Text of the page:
Friday, February 26, 2016

Deus ex Virginia: A Tale of Cabbages, Kings, the Holy Roman Empire, and the Indispensable Mr. Washington

I recently came across this essay, written as a contribution to a series of talks organized by my peers up on the mountain in the Department of History and Philosophy of the University of Virginia's College at Wise in the ancient age of 2012 - I enjoyed writing it and I'm not sure if I've ever shared it in any other venue.  Read it and enjoy in good health!

Frances Benjamin Johnston (1899?) "African American school children
facing the Horatio Greenough statue of George Washington at the U.S. Capitol"
via Wikimedia Commons


History is littered with the corpses of tyrants who were once heroes, men who led forces in the defense of their ideals only to turn upon their own people and, on pretense of salvation or compensation, enslave them.  These bastards, I fear, are legion.  Everyone can recount the names of the most famous – Caesar, Bolivar, Napoleon, not to mention a host of other petty thugs and parasites, wrapped in flags and fancy words.  This is, however, one reason that the United States is an interesting place, a political system born out of violence, its population entirely enamored with its military savior, in which said leader not only did not seize upon the reins of state and dictatorship hungrily, but in point of fact was a critical force, perhaps the critical force, in preventing tyranny from being thrust upon him.  

This essay is the tale of that very leader the man who would not be king.  It is a story about how he became our President, of how he endowed that title with meaning, of how he turned down absolute power and in so doing saved the Republic, and of how he died of a broken heart, as most good men do.  It is also a story of Greek plays, political intrigue, class warfare, medieval imperial and religious institutions, and a key. 

Act I. The Newburgh Conspiracy

Democracy is not normal.  Never believe that it is – virtually all political systems in human history have been autocratic, dominated by one or a very few people. Democracies are fragile, easily upset and rarely enduring.  There is a lesson in this fact for we Americans – we are not normal, and we should never be under the illusion that our experience is typical.  Though, it can be said, it very nearly was.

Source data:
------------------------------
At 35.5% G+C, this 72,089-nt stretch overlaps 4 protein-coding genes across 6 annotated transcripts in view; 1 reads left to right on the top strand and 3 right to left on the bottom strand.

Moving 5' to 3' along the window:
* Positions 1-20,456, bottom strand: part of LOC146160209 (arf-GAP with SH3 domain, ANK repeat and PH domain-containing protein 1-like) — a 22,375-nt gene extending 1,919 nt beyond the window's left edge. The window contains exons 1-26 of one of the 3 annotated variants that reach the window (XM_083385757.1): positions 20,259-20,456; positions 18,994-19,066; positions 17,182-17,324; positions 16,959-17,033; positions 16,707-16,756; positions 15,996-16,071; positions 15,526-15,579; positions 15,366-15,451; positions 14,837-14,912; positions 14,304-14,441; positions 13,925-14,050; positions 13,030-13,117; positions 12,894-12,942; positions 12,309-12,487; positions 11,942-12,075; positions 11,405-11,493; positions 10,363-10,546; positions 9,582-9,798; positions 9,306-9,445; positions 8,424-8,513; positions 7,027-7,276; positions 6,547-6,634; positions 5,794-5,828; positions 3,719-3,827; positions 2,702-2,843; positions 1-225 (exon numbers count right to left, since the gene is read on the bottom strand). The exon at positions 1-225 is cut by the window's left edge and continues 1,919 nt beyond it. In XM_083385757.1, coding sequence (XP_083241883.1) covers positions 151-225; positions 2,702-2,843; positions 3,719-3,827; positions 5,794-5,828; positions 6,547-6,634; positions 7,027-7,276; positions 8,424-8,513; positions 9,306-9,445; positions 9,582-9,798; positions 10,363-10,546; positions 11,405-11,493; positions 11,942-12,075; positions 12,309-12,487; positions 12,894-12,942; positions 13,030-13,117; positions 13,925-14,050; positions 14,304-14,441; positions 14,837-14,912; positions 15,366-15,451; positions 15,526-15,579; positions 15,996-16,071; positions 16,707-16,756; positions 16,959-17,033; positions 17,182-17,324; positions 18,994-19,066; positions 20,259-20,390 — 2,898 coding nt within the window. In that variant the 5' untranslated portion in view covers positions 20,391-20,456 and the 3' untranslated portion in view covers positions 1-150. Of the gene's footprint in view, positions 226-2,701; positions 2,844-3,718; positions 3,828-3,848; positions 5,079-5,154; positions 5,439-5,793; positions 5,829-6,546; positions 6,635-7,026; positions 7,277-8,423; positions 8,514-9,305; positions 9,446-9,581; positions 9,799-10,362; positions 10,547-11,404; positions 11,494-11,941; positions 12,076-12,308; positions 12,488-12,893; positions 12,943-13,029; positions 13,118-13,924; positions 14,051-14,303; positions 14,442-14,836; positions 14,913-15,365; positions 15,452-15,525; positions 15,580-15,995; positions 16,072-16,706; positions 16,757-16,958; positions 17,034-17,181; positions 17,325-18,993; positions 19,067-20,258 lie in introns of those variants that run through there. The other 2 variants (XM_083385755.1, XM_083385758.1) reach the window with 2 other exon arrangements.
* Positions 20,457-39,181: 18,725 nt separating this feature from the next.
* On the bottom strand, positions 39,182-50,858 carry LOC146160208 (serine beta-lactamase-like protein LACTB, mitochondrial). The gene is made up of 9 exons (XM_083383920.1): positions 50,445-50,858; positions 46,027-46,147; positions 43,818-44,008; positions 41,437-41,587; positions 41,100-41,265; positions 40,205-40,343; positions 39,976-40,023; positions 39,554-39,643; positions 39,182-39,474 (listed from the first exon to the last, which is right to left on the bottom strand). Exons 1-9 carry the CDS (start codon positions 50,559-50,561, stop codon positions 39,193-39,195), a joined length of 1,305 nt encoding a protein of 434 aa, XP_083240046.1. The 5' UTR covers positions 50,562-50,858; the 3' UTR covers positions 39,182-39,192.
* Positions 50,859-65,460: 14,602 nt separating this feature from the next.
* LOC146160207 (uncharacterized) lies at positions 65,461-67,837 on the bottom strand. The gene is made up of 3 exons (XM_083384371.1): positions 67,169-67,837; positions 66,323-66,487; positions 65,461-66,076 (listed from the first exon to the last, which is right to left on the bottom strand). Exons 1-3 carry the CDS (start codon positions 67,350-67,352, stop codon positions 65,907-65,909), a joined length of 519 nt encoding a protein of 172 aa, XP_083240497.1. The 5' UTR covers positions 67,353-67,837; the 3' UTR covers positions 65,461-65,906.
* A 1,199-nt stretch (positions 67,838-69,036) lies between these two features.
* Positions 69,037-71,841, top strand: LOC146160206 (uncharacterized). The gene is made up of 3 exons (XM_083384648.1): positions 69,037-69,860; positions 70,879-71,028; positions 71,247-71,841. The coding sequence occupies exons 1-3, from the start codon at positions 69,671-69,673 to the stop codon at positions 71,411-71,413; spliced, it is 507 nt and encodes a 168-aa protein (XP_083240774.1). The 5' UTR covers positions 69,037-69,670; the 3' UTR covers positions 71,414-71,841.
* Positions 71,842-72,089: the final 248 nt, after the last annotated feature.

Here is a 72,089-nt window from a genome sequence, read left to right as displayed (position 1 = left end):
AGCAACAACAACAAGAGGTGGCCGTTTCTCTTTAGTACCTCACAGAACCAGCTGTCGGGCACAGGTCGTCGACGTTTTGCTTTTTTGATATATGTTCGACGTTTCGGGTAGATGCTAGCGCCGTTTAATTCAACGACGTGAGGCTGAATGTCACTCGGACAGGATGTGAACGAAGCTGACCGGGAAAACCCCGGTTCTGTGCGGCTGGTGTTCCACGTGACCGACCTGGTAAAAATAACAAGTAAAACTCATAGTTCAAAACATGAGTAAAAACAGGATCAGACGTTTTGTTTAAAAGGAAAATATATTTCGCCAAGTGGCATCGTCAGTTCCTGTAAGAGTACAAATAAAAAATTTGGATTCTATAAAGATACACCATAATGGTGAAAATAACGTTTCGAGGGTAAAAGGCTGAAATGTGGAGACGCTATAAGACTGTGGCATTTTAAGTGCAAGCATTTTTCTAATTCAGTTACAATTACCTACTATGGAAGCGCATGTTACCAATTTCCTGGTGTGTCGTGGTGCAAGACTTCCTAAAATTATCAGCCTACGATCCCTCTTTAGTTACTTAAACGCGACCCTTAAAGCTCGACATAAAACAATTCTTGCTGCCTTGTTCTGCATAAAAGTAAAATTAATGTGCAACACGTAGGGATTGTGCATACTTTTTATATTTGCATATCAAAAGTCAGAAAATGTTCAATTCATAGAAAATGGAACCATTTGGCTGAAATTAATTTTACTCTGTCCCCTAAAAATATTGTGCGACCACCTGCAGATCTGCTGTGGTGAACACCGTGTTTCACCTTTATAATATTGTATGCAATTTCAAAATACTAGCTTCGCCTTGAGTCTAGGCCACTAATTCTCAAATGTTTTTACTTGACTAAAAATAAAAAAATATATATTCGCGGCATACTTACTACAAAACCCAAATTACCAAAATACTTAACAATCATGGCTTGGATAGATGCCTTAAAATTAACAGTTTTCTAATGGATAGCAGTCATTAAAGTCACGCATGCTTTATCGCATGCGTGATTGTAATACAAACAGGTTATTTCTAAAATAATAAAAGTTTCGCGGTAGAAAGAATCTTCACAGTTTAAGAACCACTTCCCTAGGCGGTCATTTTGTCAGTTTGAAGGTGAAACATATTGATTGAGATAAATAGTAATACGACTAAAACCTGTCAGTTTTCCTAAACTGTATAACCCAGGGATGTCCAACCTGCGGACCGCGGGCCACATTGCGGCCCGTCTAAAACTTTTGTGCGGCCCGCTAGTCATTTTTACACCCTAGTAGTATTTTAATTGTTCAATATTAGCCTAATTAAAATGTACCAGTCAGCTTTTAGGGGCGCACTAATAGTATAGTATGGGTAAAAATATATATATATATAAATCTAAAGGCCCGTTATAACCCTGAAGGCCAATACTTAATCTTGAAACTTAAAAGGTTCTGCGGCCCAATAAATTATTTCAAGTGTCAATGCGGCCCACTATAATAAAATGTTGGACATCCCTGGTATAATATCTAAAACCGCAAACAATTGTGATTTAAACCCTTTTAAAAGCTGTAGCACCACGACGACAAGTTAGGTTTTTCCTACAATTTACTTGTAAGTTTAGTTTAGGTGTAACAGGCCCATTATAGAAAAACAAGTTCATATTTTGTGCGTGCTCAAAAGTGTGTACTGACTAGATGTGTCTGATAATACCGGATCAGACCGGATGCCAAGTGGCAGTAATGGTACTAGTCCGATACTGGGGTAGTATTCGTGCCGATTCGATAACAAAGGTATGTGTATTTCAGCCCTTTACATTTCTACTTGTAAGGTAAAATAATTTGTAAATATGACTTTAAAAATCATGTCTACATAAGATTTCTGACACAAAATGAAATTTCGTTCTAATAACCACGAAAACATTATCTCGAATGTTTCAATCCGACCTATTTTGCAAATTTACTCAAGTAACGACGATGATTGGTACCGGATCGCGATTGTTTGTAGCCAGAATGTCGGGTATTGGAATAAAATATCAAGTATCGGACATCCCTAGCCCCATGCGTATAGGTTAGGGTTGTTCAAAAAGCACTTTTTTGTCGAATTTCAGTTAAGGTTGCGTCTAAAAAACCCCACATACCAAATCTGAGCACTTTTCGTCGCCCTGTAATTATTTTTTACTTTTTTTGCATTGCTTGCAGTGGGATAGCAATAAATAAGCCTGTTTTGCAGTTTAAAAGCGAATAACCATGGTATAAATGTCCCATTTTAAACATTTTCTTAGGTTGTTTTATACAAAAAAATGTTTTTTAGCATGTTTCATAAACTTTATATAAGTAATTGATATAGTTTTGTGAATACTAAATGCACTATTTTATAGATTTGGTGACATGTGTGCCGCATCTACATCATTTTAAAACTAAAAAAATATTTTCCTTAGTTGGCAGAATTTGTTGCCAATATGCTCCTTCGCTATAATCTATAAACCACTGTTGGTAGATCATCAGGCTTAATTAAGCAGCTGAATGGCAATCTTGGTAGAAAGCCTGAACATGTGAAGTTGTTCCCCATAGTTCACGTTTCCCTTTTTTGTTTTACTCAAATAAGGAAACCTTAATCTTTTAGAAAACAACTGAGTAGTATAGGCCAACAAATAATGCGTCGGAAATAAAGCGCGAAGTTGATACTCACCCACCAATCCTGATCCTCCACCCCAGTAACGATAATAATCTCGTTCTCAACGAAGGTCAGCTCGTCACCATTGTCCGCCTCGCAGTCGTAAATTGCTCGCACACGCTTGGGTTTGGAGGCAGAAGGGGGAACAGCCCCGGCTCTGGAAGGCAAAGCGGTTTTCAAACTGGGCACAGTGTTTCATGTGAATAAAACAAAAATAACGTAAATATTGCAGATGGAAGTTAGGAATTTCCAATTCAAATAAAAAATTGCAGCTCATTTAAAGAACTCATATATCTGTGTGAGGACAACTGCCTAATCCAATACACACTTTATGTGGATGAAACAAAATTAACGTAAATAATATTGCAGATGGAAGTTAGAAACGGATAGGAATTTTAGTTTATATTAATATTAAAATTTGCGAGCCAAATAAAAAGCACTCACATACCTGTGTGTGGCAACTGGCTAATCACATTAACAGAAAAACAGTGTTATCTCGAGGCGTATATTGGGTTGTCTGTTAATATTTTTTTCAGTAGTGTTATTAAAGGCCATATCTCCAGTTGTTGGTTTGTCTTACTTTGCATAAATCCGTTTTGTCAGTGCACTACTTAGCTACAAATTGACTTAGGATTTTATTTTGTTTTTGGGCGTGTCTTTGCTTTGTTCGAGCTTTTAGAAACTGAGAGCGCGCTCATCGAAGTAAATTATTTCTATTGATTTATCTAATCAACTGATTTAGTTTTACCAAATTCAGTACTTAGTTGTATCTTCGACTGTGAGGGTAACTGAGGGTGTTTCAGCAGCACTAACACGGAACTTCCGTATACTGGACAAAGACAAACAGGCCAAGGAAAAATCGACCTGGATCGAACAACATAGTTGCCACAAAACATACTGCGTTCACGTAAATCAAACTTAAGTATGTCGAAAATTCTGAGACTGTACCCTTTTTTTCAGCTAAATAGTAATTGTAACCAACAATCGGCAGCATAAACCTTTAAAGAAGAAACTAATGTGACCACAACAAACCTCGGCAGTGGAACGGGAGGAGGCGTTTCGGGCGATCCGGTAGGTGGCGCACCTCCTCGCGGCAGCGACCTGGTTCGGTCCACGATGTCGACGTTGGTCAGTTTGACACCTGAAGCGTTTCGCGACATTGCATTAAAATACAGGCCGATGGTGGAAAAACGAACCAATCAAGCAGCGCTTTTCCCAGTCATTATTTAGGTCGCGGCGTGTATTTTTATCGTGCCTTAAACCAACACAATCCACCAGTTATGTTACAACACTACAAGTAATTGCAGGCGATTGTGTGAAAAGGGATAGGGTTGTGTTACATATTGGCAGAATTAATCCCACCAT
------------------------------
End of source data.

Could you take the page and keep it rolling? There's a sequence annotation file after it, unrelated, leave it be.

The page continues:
On October 19th, 1781 General Cornwallis surrendered to a joint Franco-American military force commanded by the good Mr. George Washington.  With his concession major fighting ended on the North American continent, though the war proper would continue until the spring of 1782.  By November of that year preliminary articles of peace had been signed, and finally, on September 3rd of 1783 the British and Americans would sign their portion of the Peace of Paris. 

During this period of neither war nor peace the Union very nearly collapsed.  Congress, a weak and ineffective organ under the Articles of Confederation, could only beg monies from the states who, unshockingly, were hesitant to either increase their taxes to cover the difference or to decrease their share of the tax income they already collected.  As such, Congress had virtually no income relative to its debts and expenditures, and it was unable to pay retiring officers and soldiers either their back pay or pensions.  Dissatisfaction built upon itself until ultimately a cabal of officers began to consider taking things into their own hands.  The result was the emergence of an officer’s cabal, the Newburgh conspiracy.

There is a great deal of debate as to the actual intentions of the Newburgh conspiracy – certainly it did demand that Congress immediately provide restitution to both officers and enlisted men or else be left undefended and to its own devices, effectively depriving it of any claim to sovereign rule and derailing the Union in its infancy.  There were also clearly those, both within and without the conspiracy that felt that the Union was fundamentally unstable.  Congress was inept, it was argued, and the Union could not hope to remain united under it.  If the Union fell, they reasoned, then war amongst the former colonies, against European powers seeking to reestablish domination over North America, and against deeply antagonist native American peoples would almost immediately commence.  The republican experiment’s failure would, they feared, lead to the failure of the American experiment as a whole.  As a result the possibility of an out and out coup d’état was very real, with the end of the coup ultimately being the installation of a military government led by a dictator or a European-style monarchy ruled by a king (if this seems unlikely, consider the histories of our various neighbors in the Southern Hemisphere).  In both cases, one man’s efforts would have made such a coup both inevitable and successful – the hero of the revolution, Mr. Washington.  Yet the conspirators knew Washington sympathized with both his men and the young Congress, and fearing he would moderate them planned on bypassing him insofar as possible – after all, Washington had already (in 1782) rebuffed a suggestion by several of his officers that he establish himself as king of the United States.